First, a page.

Somebody had blundered about the ford. The redcoats, however, were
paraded on the sandy shore while some armed boats made ready to cross
the inlet. The grapeshot from two cannon, and the bullets of Colonel
Thompson's riflemen, so raked the decks that the men could not stay
at their posts. Memories of Bunker Hill, perhaps, made the British
officers a trifle timid about crossing the inlet, and marching over
the sandy shore, to attack intrenched sharpshooters. Thus it happened
that Clinton and his men, through stupidity, were kept prisoners on
the sand island, mere spectators of the thrilling scene. They had to
content themselves with fighting mosquitoes, under the sweltering
rays of a Southern sun.

All this time, Sir Peter was doing his best to pound the fort down.
The fort trembled and shook, but it stood. Moultrie and his men, with
perfect coolness and with steady aim, made havoc of the war ships.
Colonel Moultrie prepared grog by the pailful, which, with a negro as
helper, he dipped out to the tired men at the guns.

"Take good aim, boys," he said, as he passed from gun to gun, "mind
the big ships, and don't waste the powder."

The mainmast of the flagship Bristol was hit nine times, and the
mizzenmast was struck by seven thirty-two-pound balls, and had to be
cut away. In short, the flagship was pierced so many times that she
would have sunk had not the wind been light and the water smooth.
While the battle raged in all its fury, the carpenters worked like
beavers to keep the vessel afloat.

{46} At one time a cannon ball shot off one of the cables, and the
ship swung round with the tide.

"Give it to her, boys!" shouts Moultrie, "now is your time!" and the
cannon balls rake the decks from stem to stern.

The captain of the flagship was struck twice, Lord Campbell was hurt,
and one hundred men were either killed or wounded. Once Sir Peter was
the only man left on the quarter-deck, and he himself was twice

The other big ship, the Experiment, fared fully as hard as did the
flagship. The captain lost his right arm, and nearly a hundred of his
men were killed or wounded.

In fact, these two vessels were about to be left to their fate, when
suddenly the fire of the fort slackened.

"Fire once in ten minutes," orders Colonel Moultrie, for the supply
of powder is becoming dangerously small.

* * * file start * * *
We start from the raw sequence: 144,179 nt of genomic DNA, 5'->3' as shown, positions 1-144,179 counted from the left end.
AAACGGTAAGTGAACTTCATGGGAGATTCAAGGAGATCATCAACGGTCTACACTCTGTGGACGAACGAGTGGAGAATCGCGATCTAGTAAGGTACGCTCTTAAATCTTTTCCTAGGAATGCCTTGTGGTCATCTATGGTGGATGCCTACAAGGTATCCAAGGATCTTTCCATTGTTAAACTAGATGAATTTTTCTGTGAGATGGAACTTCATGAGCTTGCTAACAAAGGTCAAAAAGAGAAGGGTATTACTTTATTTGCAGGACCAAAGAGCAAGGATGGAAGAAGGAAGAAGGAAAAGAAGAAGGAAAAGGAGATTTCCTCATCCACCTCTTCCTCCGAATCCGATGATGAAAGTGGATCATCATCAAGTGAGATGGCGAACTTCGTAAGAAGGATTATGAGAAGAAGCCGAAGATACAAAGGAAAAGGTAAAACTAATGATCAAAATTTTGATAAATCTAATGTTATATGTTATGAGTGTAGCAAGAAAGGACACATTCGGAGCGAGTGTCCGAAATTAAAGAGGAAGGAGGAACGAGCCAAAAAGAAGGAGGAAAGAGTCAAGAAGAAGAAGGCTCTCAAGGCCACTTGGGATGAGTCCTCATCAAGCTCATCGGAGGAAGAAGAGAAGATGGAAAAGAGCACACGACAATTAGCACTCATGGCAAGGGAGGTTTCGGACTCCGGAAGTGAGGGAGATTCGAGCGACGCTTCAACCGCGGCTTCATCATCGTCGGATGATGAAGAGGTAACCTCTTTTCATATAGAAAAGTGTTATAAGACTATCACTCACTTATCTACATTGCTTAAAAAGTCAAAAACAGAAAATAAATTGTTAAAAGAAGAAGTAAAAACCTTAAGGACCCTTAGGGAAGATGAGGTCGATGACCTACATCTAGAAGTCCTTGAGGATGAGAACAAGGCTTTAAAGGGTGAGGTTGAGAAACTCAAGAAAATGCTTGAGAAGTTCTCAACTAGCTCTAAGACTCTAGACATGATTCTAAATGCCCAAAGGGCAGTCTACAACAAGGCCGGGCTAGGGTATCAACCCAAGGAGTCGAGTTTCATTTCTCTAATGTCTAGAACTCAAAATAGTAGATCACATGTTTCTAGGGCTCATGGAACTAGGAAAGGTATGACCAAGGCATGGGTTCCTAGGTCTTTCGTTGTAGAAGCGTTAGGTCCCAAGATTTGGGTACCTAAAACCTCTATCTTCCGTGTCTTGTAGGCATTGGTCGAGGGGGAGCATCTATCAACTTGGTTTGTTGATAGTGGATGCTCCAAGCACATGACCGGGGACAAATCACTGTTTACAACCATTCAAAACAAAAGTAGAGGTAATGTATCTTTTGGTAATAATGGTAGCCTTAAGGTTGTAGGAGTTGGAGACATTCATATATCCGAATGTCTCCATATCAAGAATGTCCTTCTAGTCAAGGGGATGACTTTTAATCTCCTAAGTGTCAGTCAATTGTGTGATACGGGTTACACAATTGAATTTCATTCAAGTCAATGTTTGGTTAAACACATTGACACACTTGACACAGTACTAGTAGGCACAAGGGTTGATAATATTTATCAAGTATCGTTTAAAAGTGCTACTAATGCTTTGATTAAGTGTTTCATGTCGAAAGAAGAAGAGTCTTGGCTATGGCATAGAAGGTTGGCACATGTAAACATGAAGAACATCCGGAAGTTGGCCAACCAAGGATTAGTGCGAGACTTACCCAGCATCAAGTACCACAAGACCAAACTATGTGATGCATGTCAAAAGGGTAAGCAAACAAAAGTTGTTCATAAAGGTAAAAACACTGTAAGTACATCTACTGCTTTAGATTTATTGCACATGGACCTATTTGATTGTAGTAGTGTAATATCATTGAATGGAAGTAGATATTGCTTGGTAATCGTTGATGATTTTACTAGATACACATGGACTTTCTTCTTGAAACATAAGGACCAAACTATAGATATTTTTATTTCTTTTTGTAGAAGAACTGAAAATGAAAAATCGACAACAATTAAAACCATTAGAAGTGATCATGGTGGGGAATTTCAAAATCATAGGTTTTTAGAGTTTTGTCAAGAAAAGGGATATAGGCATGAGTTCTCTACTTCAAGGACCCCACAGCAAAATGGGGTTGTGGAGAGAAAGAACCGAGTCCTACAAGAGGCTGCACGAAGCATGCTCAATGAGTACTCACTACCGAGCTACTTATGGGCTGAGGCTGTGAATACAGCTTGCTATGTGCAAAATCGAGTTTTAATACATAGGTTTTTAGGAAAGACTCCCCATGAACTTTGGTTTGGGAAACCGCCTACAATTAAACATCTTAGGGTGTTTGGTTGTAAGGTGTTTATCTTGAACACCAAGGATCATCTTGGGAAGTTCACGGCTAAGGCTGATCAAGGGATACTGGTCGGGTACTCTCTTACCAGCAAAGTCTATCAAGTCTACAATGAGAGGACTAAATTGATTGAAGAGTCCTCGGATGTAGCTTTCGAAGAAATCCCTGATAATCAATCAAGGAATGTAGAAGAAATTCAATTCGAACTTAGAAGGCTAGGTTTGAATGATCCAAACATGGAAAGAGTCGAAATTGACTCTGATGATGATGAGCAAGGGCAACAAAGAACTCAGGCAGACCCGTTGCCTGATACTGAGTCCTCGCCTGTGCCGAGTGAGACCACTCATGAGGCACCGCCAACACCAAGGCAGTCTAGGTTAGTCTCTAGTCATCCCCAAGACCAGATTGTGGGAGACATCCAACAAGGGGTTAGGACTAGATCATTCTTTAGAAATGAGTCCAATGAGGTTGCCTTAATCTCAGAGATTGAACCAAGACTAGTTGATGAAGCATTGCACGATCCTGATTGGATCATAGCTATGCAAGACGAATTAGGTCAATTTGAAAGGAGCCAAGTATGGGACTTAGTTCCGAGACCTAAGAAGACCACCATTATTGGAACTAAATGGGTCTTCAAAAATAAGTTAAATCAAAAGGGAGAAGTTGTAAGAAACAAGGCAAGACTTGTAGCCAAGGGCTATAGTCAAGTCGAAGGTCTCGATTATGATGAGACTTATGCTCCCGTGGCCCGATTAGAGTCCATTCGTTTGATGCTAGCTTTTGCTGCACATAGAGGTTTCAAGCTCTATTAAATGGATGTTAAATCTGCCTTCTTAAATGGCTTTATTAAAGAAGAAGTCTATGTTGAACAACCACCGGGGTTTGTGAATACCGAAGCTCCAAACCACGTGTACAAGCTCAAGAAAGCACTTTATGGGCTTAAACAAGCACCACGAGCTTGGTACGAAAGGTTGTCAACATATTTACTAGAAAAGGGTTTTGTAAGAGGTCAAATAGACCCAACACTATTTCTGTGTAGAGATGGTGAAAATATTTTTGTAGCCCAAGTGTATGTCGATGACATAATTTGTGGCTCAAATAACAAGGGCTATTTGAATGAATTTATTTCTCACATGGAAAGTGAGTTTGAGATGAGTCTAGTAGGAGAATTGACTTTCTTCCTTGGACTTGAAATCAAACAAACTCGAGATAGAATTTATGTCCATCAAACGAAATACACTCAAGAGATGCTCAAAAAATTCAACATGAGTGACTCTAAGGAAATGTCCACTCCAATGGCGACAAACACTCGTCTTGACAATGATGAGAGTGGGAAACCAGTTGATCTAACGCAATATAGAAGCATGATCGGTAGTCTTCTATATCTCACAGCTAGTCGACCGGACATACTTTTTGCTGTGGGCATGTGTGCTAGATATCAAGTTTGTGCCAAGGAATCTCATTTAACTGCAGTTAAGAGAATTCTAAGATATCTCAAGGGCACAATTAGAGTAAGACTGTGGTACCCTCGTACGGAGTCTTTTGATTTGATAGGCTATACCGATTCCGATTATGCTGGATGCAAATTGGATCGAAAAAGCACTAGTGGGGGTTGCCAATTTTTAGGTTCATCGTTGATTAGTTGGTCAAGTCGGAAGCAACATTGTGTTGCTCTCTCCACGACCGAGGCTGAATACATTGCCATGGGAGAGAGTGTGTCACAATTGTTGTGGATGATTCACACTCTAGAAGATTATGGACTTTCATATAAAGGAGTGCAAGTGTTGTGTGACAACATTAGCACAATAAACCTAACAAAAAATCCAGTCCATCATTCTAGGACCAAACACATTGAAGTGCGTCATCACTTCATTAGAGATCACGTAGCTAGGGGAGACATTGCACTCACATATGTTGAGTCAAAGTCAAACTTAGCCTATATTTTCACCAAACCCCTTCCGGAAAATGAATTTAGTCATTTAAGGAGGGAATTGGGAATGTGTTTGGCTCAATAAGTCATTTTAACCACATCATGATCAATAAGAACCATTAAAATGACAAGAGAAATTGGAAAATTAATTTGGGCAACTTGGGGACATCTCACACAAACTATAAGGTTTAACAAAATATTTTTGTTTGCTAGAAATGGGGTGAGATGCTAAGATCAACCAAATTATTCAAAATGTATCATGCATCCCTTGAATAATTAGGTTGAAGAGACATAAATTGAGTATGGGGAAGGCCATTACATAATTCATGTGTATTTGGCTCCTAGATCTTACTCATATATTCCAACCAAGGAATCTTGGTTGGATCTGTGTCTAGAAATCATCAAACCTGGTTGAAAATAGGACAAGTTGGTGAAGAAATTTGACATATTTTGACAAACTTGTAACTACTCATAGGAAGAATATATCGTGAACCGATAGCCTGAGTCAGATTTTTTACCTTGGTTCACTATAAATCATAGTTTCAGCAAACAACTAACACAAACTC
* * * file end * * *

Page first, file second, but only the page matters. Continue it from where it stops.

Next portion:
An aid from General Lee came running over to the fort. "When your
powder is gone, spike your guns and retreat," wrote the general.

Moultrie was not that kind of man.

Between three and five o'clock in the afternoon, the fire of the fort
almost stopped. The British thought the guns were silenced. Not a bit
of it! Even then a fresh supply of five hundred pounds of powder had
nearly reached the fort. It came from Governor Rutledge with a note,
saying, "Honor and victory, my {47} good sir, to you and your worthy
men with you. Don't make too free with your cannon. Keep cool and do

How those men shouted when the powder came! Bang! bang! the cannon in
the fort thunder again. The British admiral tries to batter down the
fort by firing several broadsides at the same moment. At times it
seemed as if it would tumble in a heap. Once the broadsides of four
vessels struck the fort at one time; but the palmetto logs stood
unharmed. A gunner by the name of McDaniel was mortally wounded by a
cannon ball. As the dying soldier was being carried away, he cried
out to his comrades in words that will never be forgotten, "Fight on,
brave boys, and don't let liberty die with this day!"

In the hottest of the fight, the flagstaff is shot away. Down falls
the blue banner upon the beach, outside the fort.

{48} "The flag is down!" "The fort has surrendered!" cry the people
of Charleston, with pale faces and tearful eyes.

Out from one of the cannon openings leaps Sergeant William Jasper.
Walking the whole length of the fort, he tears away the flag from the
staff. Returning with it, he fastens it to the rammer of a cannon,
and plants it on the ramparts, amidst the rain of shot and shell.

With the setting of the sun, the roar of battle slackens. The victory
is Moultrie's. Twilight and silence fall upon the smoking fort. Here
and there lights glimmer in the city, as the joyful people of
Charleston return to their homes. The stars look down upon the
lapping waters of the bay, where ride at anchor the shadowy vessels
of the British fleet. Towards midnight, when the tide begins to ebb,
the battered war ships slip their cables and sail out into the
darkness with their dead.

The next day, hundreds came from the city to rejoice with Moultrie
and his sturdy fighters. Governor Rutledge came down with a party of
ladies, and presented a silk banner to the fort. Calling for Sergeant
Jasper, he took his own short sword from his side, buckled it on him,
and thanked him in the name of his country. He also offered him a
lieutenant's commission, but the young hero modestly refused the
honor, saying, "I am not fitted for an officer; I am only a

For several days, the crippled British fleet lay in the harbor, too
much shattered to fight or to go to sea. In {49} fact, it was the
first week in August before the patriots of South Carolina saw the
last war ship and the last transport put out to sea, and fade away in
the distance. The hated redcoats were gone.

In the ten hours of active fighting, the British fleet fired
seventeen tons of powder and nearly ten thousand shot and shell, but,
in that little inclosure of green logs and sand, only one gun was

The defense of Fort Sullivan ranks as one of the few complete
American victories of the Revolution. The moral effect of the victory
was perhaps more far-reaching than the battle of Bunker Hill. Many of
the Southern people who had been lukewarm now openly united their
fortunes with the patriot cause.

Honors were showered upon the brave Colonel Moultrie. His services to
his state and to his country continued through life. He died at a
good old age, beloved by his fellow citizens.

Next: The Patriot Spy

Previous: A Midwinter Campaign